python: https://www.python.org/dev/peps/pep-0255/, or another from
JS: https://github.com/tc39/Array.prototype.includes/ This would allow us
to discuss and refine ideas, allow the lucee team to accept proposals but
say that certain parts need tweeks or more thought. It would also make it
clear to outsiders exactly what status a given proposal is in, and if it
has the approval of the team or not. I would argue both the google group
and the bitbucket issues are not ideal places for conversations like these,
unless it is a simple new function or tweak. I don’t know all the answers
on how to do it, but want to throw it out there for considerations.

My 2 cents.On Saturday, February 7, 2015 at 2:24:12 PM UTC-6, Adam Cameron wrote:

On Sat, Feb 7, 2015 at 8:53 PM, Sean Corfield <se...@corfield.org <javascript:>> wrote:

I also agree but I would like to see the amount of logic restricted in
view templates so perhaps a <lc:tagname …> … </lc:tagname> syntax but with
only a small subset of tags actually available? Maybe just:

Yup.

  • lc:script - if you really must embed logic, at least make it script!

I’d say custom tag for that. Or just not allow it, because if you needed
it, you’re doing it wrong. Don’t do it wrong.

On 7 February 2015 at 20:17, Jean Moniatte <je...@ugal.com <javascript:>> wrote:

And the ability to call built-in and user defined functions as well ?

Formatting-for-output functions, yes.

And methods on objects. Ones that return something to be iterated over, or
strings to be output.

But the bulk of CFML’s functionality simply does not belong in views.


Adam

I agree on the moving from CF stigmas, but I think we should be careful on what we throw out with the bathwater.

For instance, if we make the templating syntax the same as handlebars or mustache or all the other double-curly template engines, it further blurs the line between what is server side and what is client side and could easily cause collisions. Many times I want to serve a fully server-side rendered page that has client-side templating embedded in the html so that it can dynamically re-render when state changes client-side. If Lucee automatically parsed the double curlies it could bring unexpected results like throwing server side errors.

I personally think the templating syntax for cfml is actually really good if used responsibly. Using tags to control basic logic and #'s to evaluate code is a very natural fit inside html.

my $0.02

Don’t get me wrong, I am not suggesting that Lucee should be generating
anything that runs on the client, I just mean using the same syntax.

So instead of having something like:

  • #name#

one would have:

    {% for user in users %}
  • {{ user.name }}
  • {% endfor %}

(that’s using Twig syntax, purely because it’s what I use @ work in PHP,
and it was the easiest to knock together)

I’m not advocating using Twig for server-side templating, I’m advocating
using the same dialect of [whatever’s most popular at the moment]. But
still on the server.

The benefit being that ppl how are used to doing it clientside will be au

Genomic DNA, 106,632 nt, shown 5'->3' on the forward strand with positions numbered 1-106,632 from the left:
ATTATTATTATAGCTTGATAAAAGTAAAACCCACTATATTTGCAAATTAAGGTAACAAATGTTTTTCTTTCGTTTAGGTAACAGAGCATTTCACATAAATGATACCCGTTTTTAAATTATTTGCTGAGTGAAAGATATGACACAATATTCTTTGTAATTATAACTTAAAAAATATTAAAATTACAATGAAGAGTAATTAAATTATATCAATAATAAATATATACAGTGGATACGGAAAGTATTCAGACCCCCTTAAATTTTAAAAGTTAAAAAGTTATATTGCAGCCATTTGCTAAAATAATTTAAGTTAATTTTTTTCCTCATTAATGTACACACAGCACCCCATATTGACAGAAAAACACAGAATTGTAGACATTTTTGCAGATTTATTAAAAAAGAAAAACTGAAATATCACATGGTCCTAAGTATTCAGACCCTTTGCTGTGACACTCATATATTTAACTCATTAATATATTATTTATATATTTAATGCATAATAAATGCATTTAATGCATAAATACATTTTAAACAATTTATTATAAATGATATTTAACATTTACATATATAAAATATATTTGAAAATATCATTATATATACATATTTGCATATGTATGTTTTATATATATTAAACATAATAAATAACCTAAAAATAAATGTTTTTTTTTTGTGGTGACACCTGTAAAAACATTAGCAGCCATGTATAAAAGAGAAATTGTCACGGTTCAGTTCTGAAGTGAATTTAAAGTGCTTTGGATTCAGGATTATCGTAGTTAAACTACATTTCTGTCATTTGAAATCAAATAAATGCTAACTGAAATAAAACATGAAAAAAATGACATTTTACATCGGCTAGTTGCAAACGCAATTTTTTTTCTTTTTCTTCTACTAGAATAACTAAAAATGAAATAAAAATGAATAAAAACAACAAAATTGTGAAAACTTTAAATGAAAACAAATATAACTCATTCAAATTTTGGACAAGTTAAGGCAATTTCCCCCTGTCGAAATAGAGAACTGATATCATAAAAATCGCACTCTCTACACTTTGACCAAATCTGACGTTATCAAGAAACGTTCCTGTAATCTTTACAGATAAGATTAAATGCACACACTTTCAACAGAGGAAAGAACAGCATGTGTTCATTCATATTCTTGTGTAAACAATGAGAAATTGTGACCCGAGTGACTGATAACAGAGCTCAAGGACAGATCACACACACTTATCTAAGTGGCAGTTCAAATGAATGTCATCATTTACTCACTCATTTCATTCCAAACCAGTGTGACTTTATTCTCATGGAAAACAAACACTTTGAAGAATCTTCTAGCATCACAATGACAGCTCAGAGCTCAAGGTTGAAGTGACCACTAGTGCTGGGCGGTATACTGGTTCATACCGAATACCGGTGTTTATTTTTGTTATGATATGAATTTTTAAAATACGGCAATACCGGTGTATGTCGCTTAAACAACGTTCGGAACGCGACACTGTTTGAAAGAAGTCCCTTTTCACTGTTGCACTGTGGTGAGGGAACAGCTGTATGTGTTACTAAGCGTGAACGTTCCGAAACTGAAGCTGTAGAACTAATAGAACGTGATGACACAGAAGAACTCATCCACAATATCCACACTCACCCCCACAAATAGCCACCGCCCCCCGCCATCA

fait with it server side too. And, indeed, in mixed-responsibility
environments (client- & server-side templating both), the files can be
reused.

The main point is that there are a number of fairly similar templating
systems out there which ppl are familiar with. And then there’s CFML code.
Which most people are not familiar with. There’s no need to persist with
the CFML style of doing views if we’re not hanging on to CFML.–
Adam

On 7 February 2015 at 19:52, Abram Adams <@Abram_Adams> wrote:

so given the following pseudo code (assuming js templating is wired up):

someVar = "def";
{{someVar}} {{someVar}}

What would the the output be?

On Saturday, February 7, 2015 at 10:58:36 AM UTC-8, Adam Cameron wrote:

On 7 February 2015 at 18:35, Abram Adams cfxc...@gmail.com wrote:

For instance, if we make the templating syntax the same as handlebars or
mustache or all the other double-curly template engines, it further blurs
the line between what is server side and what is client side and could
easily cause collisions. Many times I want to serve a fully server-side
rendered page that has client-side templating embedded in the html so that
it can dynamically re-render when state changes client-side. If Lucee
automatically parsed the double curlies it could bring unexpected results
like throwing server side errors.

I see it like client-side JS vs server-side JS. People seem to cope with
that OK.

I reckon using the “best” or most-popular (according to today’s
zeitgeist) client-side view-template engine for doing the server-side
templating as a reduction in barrier-to-entry.

my $0.02

Your opinion is worth more than that, mate. Don’t sell yourself short.

My 500 quid.


Adam


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.
For more options, visit https://groups.google.com/d/optout.

I personally think the templating syntax for cfml is actually really good
if used responsibly. Using tags to control basic logic and #'s to evaluate
code is a very natural fit inside html.

I agree, I do not see a need for change here. CFML is really good for view
templates.

Thanks,
JeanOn Sat, Feb 7, 2015 at 7:47 PM, Abram Adams <@Abram_Adams> wrote:

Jean Moniatte
UGAL
@Jean_Moniatte
http://www.ugal.com

Plus a bunch for this Ryan.

I’ll get back to Ryan separately. :expressionless:

I don’t mean to be overly dramatic, but is it really our intent to do away
with open source CFML? To improve on every existing language, more or less
from scratch?

Did you miss the entire part of the conversation that any of this .lucee
stuff is in addition to the existing and continued CFML support?

If your concern is the continuation of CFML support… a) there is no
concern; b) I don’t think this is the right thread to be voicing your
(unwarranted) concerns.On 8 February 2015 at 12:05, Dave Merrill <@Dave_Merrill> wrote:


Adam